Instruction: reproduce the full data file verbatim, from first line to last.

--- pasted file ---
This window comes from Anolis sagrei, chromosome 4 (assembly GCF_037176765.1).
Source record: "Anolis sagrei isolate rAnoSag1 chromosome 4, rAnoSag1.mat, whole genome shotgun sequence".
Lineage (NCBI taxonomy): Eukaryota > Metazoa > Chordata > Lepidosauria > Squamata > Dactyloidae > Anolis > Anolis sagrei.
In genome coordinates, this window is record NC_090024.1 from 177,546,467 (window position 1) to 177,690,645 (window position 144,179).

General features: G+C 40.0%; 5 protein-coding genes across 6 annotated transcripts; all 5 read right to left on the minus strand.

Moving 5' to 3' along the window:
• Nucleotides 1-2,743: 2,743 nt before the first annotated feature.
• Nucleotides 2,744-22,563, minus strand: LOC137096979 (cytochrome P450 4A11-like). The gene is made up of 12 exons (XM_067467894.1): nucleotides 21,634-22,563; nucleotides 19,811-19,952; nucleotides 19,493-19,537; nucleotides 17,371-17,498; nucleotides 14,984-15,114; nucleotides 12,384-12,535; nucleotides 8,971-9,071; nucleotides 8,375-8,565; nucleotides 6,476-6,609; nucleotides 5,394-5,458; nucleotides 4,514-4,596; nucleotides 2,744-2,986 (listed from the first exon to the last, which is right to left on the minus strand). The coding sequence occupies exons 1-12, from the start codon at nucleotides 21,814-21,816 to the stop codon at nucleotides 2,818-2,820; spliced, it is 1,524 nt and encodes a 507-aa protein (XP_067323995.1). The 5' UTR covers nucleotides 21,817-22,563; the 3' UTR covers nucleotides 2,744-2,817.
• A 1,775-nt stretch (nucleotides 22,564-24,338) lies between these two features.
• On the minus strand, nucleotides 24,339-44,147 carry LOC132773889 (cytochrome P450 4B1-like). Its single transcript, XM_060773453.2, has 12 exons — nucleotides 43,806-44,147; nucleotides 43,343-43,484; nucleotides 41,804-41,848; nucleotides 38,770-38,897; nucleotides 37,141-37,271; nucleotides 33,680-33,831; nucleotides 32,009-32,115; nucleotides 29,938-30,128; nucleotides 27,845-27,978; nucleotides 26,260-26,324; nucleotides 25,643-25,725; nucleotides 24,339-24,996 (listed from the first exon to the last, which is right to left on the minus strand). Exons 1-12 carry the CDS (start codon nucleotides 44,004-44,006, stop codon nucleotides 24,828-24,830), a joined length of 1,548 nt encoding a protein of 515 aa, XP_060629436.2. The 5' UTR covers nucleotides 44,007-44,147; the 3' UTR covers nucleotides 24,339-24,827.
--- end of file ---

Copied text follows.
This window comes from Anolis sagrei, chromosome 4 (assembly GCF_037176765.1).
Source record: "Anolis sagrei isolate rAnoSag1 chromosome 4, rAnoSag1.mat, whole genome shotgun sequence".
Lineage (NCBI taxonomy): Eukaryota > Metazoa > Chordata > Lepidosauria > Squamata > Dactyloidae > Anolis > Anolis sagrei.
In genome coordinates, this window is record NC_090024.1 from 177,546,467 (window position 1) to 177,690,645 (window position 144,179).

General features: G+C 40.0%; 5 protein-coding genes across 6 annotated transcripts; all 5 read right to left on the minus strand.

Moving 5' to 3' along the window:
• Nucleotides 1-2,743: 2,743 nt before the first annotated feature.
• Nucleotides 2,744-22,563, minus strand: LOC137096979 (cytochrome P450 4A11-like). The gene is made up of 12 exons (XM_067467894.1): nucleotides 21,634-22,563; nucleotides 19,811-19,952; nucleotides 19,493-19,537; nucleotides 17,371-17,498; nucleotides 14,984-15,114; nucleotides 12,384-12,535; nucleotides 8,971-9,071; nucleotides 8,375-8,565; nucleotides 6,476-6,609; nucleotides 5,394-5,458; nucleotides 4,514-4,596; nucleotides 2,744-2,986 (listed from the first exon to the last, which is right to left on the minus strand). The coding sequence occupies exons 1-12, from the start codon at nucleotides 21,814-21,816 to the stop codon at nucleotides 2,818-2,820; spliced, it is 1,524 nt and encodes a 507-aa protein (XP_067323995.1). The 5' UTR covers nucleotides 21,817-22,563; the 3' UTR covers nucleotides 2,744-2,817.
• A 1,775-nt stretch (nucleotides 22,564-24,338) lies between these two features.
• On the minus strand, nucleotides 24,339-44,147 carry LOC132773889 (cytochrome P450 4B1-like). Its single transcript, XM_060773453.2, has 12 exons — nucleotides 43,806-44,147; nucleotides 43,343-43,484; nucleotides 41,804-41,848; nucleotides 38,770-38,897; nucleotides 37,141-37,271; nucleotides 33,680-33,831; nucleotides 32,009-32,115; nucleotides 29,938-30,128; nucleotides 27,845-27,978; nucleotides 26,260-26,324; nucleotides 25,643-25,725; nucleotides 24,339-24,996 (listed from the first exon to the last, which is right to left on the minus strand). Exons 1-12 carry the CDS (start codon nucleotides 44,004-44,006, stop codon nucleotides 24,828-24,830), a joined length of 1,548 nt encoding a protein of 515 aa, XP_060629436.2. The 5' UTR covers nucleotides 44,007-44,147; the 3' UTR covers nucleotides 24,339-24,827.